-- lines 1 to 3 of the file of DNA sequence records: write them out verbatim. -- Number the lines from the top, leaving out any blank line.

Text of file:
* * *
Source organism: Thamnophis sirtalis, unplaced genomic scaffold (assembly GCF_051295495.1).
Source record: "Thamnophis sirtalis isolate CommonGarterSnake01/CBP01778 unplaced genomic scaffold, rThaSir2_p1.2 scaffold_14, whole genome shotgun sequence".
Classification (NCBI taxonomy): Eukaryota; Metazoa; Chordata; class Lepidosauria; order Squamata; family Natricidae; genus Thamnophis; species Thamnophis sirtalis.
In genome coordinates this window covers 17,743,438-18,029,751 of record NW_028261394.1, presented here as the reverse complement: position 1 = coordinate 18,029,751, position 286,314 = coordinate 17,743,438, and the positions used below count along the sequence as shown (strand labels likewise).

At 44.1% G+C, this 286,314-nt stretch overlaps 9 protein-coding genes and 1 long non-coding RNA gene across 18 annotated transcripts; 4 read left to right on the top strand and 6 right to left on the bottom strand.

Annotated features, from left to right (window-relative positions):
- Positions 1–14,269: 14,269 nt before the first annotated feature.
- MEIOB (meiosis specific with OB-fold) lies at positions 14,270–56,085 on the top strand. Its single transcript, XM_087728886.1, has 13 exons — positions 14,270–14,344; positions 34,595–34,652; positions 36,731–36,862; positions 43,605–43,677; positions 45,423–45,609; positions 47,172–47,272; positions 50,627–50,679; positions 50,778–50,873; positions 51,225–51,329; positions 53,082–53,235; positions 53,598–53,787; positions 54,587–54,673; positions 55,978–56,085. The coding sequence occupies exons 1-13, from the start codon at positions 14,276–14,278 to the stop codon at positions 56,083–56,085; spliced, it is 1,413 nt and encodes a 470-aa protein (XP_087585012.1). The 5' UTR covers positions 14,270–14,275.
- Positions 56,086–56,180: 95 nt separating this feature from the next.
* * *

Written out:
Source organism: Thamnophis sirtalis, unplaced genomic scaffold (assembly GCF_051295495.1).
Source record: "Thamnophis sirtalis isolate CommonGarterSnake01/CBP01778 unplaced genomic scaffold, rThaSir2_p1.2 scaffold_14, whole genome shotgun sequence".
Classification (NCBI taxonomy): Eukaryota; Metazoa; Chordata; class Lepidosauria; order Squamata; family Natricidae; genus Thamnophis; species Thamnophis sirtalis.